The recipe for the regrowth of a lost limb in a frog

In mammals, including humans, limb loss is irreversible. Whether it is due to injury or other causes such as diabetes, it can only be compensated for with possible prostheses. Rare exceptions are the regeneration of a limb in the very early stages of embryogenesis and at the fingertips in adulthood. However, some animals, such as the zebrafish or the salamander, have an exceptional ability to regenerate, which allows them to regrow a lost limb even into adulthood. In a recent study, Niroshe Murugan of Tufts University in the US and her colleagues were able to initiate such a regeneration process in smooth xenopus.Xenopus laevis). Like mammals, this southern African frog is usually not capable of such a feat in adulthood, after the metamorphosis stage.

When our body is subjected to this kind of injury, it reacts by covering the wound with a mass of scar tissue that prevents blood loss and protects the wound from infection. But these tissues also prevent any possible regeneration. Therefore, biologists sought to bypass this natural process in Xenopus, which lost its hind leg, in order to activate the regrowth mechanism. To do this, they wrapped animal wounds for twenty-four hours in a silicone cap containing silk protein gel, which itself was filled with a cocktail of five molecules, including, among other things, growth hormones. All together forms a bioreactor, a microenvironment in which biological reactions take place, which the researchers called “BioDome”. Each substance then plays a precise and complementary role in the repair of all tissues in the paw: reducing inflammation, inhibiting the production of collagen, a protein that promotes scar tissue, and stimulating growth. new nerve branches, blood vessels and muscles.

In many of the treated Xenopus, Nirosha Murugan and colleagues found a remarkable growth of new tissue spread over a period of eighteen months that restored an almost fully functional leg. It had a bone structure similar to that of a normal limb, and even a few “fingers”, albeit devoid of bone. The limb moved and responded to external stimuli, and the frogs could use it for swimming, moving through the water almost as well as their intact counterparts.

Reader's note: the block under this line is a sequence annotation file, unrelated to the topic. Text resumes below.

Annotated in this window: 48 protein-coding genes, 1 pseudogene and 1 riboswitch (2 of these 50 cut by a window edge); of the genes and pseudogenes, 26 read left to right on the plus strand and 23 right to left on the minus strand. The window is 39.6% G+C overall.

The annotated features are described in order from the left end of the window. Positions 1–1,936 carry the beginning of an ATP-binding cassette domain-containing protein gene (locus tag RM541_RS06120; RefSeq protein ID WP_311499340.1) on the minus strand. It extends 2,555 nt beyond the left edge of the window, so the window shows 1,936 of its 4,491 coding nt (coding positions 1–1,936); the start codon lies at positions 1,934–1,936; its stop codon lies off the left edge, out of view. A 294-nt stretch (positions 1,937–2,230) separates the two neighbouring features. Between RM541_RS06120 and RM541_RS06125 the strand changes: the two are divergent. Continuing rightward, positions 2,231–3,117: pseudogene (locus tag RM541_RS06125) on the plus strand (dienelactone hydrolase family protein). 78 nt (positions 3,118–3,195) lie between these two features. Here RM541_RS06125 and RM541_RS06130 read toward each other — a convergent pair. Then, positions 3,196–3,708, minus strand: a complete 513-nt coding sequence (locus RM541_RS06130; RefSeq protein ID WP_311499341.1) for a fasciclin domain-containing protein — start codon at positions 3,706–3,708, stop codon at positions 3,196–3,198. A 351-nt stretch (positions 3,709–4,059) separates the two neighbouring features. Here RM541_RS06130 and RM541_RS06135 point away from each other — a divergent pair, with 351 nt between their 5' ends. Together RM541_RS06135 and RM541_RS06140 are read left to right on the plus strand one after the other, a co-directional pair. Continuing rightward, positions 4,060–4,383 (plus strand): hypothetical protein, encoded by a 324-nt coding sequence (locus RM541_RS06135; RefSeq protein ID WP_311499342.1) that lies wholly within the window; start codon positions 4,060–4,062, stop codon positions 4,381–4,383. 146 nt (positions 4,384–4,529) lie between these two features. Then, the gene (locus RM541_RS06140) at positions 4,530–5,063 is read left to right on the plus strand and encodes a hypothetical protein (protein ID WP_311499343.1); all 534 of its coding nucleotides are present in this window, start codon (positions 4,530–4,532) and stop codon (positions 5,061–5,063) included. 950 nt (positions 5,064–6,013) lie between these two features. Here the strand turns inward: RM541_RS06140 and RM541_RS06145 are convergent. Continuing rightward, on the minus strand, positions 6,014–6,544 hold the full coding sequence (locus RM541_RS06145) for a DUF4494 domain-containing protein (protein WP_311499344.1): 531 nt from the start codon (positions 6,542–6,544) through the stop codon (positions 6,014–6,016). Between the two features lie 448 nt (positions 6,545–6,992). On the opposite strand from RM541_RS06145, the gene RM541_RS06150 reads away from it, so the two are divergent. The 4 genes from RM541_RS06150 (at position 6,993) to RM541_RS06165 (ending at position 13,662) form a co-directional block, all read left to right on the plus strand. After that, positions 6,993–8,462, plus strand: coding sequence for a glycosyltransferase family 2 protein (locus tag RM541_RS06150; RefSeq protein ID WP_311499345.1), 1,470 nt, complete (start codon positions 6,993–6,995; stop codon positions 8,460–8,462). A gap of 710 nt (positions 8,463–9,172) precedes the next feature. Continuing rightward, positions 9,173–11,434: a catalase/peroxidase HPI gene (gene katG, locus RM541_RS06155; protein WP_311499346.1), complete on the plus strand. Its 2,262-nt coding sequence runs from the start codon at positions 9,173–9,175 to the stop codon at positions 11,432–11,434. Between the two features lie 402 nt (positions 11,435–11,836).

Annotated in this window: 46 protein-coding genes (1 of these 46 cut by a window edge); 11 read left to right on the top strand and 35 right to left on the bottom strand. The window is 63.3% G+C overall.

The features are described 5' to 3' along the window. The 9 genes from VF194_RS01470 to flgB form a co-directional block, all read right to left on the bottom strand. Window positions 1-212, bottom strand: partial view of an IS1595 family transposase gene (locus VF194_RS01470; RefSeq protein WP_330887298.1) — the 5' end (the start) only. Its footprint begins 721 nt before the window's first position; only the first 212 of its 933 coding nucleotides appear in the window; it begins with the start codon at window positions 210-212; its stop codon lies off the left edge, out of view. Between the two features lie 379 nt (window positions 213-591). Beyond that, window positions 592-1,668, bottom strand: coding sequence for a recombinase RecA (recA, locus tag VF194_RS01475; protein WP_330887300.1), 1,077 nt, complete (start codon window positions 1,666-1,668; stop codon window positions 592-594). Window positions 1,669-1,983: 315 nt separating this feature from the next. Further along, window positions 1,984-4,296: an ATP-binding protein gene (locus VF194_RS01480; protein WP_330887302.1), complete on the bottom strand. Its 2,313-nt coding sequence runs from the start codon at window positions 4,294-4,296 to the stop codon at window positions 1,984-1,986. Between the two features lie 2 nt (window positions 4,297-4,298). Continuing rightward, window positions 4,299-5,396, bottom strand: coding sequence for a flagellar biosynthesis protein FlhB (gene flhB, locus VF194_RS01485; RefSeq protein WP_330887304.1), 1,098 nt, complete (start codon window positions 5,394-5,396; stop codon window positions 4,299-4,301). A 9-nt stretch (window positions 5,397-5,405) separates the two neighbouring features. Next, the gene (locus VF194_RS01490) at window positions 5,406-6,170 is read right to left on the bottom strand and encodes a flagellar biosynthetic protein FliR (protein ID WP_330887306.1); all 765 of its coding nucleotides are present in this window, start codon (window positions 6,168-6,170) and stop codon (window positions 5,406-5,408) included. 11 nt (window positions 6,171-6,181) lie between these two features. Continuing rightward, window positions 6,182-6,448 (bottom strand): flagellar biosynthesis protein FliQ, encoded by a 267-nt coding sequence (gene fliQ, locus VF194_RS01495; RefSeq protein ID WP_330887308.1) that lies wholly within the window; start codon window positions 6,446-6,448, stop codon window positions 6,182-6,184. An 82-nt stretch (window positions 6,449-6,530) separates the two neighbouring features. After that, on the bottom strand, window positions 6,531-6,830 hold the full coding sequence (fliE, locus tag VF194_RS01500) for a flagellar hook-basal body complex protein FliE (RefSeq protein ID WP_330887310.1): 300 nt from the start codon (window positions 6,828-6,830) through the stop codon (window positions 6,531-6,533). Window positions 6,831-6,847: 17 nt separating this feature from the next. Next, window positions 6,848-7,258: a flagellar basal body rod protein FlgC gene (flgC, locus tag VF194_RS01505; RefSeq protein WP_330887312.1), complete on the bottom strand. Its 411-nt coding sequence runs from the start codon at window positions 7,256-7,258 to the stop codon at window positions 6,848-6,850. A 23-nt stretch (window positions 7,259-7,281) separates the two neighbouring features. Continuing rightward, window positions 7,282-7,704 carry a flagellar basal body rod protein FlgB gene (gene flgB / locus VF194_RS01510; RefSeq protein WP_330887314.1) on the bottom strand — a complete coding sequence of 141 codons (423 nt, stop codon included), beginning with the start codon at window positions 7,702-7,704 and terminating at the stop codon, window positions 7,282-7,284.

The researchers are enthusiastic because a very short twenty-four hour exposure to the drug cocktail was enough to start a full regeneration process that took eighteen months and restored a functional limb. Moreover, they determined that the mechanisms involved are controlled by well-known molecular signaling pathways, but are usually mobilized during embryonic development to shape the body. This suggests that these xenopes, and possibly other animals, are able to reactivate embryonic processes to kick-start regenerative processes into adulthood.

By continuing to experiment with different combinations of substances and growth factors, biologists hope to successfully grow fully formed and functioning limbs. In particular, they aim to test this experiment in mammals, which is the last step before considering possible therapeutic applications in humans. Eventually, regenerating a lost limb may no longer be the preserve of animal superheroes like the zebrafish or salamander.


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